Sufia, 35, and other Bangladeshi women working as day labourers, help to raise the ground beneath her home above the flood level.

A global solution to climate change

Climate change is happening. If world leaders don’t take strong action now, evidence points to massive environmental damage that will lead to a dramatic loss of croplands and water sources and an increase in  poverty and suffering around the world. We need a global solution to climate change.

What’s the current situation?

The United Nations climate negotiations are best placed to deliver a global solution to climate change as both developed and developing countries are involved in the process. It is the UN climate negotiations where the Kyoto Protocol – the existing international climate agreement – was decided upon in 1997.

We hoped that with the considerable pressure from progressive world leaders and civil society that the 2009 UN Climate Summit in Copenhagen would deliver a strong climate treaty, instead what was agreed to was a weak, non binding set of agreements.

Despite this set back, negotiations have continued and at the major UN Climate Summit of 2010 – which took place in Cancun, Mexico – some significant progress was made laying the building blocks for a global treaty to be reached in the coming years including:

  • the establishment of a Climate Fund to help developing countries cope with the impacts of climate change and to reduce their carbon emissions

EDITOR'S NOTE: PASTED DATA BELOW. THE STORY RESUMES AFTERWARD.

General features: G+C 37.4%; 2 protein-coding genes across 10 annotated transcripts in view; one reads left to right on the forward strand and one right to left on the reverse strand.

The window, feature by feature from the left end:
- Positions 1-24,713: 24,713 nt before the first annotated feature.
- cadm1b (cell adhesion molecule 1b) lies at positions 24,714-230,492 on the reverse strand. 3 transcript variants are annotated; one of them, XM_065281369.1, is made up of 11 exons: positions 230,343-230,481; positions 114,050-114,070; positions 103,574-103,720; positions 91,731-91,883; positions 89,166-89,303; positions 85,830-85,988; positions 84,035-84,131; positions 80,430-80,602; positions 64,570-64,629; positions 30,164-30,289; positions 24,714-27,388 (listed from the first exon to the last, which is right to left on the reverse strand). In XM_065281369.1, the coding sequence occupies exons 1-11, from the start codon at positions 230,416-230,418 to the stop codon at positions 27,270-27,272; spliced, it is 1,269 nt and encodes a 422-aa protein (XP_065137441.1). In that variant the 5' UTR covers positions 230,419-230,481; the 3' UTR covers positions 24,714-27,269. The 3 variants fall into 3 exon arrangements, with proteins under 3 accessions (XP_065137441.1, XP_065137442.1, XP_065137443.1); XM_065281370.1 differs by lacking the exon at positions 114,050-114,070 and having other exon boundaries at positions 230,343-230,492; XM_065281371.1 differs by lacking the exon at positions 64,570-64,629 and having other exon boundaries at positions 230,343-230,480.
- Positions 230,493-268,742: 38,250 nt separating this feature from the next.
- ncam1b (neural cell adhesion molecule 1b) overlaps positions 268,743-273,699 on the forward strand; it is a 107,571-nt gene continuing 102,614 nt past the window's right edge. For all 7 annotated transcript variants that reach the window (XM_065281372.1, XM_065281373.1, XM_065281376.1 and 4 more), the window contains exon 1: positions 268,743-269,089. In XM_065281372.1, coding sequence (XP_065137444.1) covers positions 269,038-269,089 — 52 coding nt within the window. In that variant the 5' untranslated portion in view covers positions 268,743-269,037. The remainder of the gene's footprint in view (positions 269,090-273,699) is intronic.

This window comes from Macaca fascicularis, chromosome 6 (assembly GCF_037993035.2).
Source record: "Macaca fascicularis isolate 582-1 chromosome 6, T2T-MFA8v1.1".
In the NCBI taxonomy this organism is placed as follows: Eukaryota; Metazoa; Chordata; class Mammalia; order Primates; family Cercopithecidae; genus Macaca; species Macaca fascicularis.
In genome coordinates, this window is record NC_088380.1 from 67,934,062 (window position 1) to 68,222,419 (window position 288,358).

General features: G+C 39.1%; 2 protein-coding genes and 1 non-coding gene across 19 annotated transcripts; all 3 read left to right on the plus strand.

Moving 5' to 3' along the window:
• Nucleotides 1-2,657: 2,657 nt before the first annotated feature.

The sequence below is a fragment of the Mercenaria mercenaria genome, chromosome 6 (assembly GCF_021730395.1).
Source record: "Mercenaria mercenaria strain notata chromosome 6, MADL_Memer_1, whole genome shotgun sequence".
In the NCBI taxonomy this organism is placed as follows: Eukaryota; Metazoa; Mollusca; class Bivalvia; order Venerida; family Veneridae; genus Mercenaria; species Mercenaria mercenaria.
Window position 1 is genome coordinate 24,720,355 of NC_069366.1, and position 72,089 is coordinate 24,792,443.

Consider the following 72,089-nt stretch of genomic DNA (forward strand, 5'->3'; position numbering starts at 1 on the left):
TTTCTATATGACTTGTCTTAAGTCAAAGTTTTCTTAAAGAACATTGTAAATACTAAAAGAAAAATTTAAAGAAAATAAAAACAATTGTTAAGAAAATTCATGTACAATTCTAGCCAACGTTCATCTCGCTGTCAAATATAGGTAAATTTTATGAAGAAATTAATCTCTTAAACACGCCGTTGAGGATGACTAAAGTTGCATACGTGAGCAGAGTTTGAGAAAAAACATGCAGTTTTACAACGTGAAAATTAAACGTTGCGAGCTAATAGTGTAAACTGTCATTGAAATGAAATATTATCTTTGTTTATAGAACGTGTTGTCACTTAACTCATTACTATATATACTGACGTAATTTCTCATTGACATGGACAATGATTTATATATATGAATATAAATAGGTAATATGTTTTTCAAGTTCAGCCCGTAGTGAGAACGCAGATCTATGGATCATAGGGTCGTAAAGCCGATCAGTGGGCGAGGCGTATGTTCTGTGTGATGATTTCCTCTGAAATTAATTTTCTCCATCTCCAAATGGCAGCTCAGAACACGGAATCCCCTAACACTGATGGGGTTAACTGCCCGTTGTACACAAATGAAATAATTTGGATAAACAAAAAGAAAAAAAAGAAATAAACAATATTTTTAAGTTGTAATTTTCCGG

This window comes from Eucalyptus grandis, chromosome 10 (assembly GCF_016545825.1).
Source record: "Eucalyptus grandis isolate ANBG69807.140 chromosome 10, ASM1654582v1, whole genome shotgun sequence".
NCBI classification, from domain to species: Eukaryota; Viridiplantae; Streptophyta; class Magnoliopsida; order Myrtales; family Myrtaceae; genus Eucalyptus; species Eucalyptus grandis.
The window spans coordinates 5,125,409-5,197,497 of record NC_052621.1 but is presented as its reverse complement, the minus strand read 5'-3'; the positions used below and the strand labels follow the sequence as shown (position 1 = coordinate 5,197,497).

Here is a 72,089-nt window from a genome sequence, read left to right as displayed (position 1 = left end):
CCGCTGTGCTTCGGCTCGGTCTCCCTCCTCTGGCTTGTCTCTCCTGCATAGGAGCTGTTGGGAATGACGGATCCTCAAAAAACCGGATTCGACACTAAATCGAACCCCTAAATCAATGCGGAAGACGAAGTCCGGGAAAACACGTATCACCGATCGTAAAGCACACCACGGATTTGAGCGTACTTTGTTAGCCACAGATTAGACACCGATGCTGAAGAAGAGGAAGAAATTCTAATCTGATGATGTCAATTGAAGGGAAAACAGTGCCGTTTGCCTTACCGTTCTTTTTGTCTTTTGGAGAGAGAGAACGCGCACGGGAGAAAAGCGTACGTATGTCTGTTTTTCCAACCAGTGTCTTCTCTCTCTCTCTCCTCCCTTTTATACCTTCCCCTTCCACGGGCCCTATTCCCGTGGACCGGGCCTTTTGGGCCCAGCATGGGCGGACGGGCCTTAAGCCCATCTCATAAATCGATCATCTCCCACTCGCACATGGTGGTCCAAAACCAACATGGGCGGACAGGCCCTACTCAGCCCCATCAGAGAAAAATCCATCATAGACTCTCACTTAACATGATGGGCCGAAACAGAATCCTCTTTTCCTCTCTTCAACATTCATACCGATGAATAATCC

• a pathway for raising the emissions cut pledges that were made after Copenhagen to levels in line with what science says is necessary to avoid dangerous climate change

While these are essential building blocks, we are still a long off from the fair, ambitious and legally binding climate agreement our planet needs.

What needs to happen next?

Governments from around the world must urgently work to finalise the details of a comprehensive global climate agreement.

To secure a safe climate future and protect the lives of millions of vulnerable people around the world, wealthy developed nations must:

  • Agree upon ways to raise long-term finance urgently needed to fill the newly established Climate Fund. This money could be raised through innovative sources like a Robin Hood Tax and a small levy on international aviation and shipping pollution. International shipping is a major – and rapidly growing – source of greenhouse gas emissions. Global agreement to apply a carbon price to shipping can both reduce emissions and raise much needed funds to support developing countries tackle climate change. See Oxfam’s briefing paper Out of the Bunker
  • Recognise that climate change is an additional burden on the world’s poor and ensure that funding for climate change adaptation is additional to existing international aid. Every dollar diverted from the aid program is one dollar less for vital health, education, water and sanitation projects that save lives and help people out of poverty.
  • Ensure that women, who are among the most affected by climate change, should be equitably represented on the board of the new Climate Fund so that they have a say in how money is most effectively spent
  • Upgrade current emission reduction pledges – which countries acknowledged during the Cancun Climate Summit are inadequate – to be in line with the latest science. Wealthy countries should set binding emission reduction targets of at least 40% below 1990 levels by 2010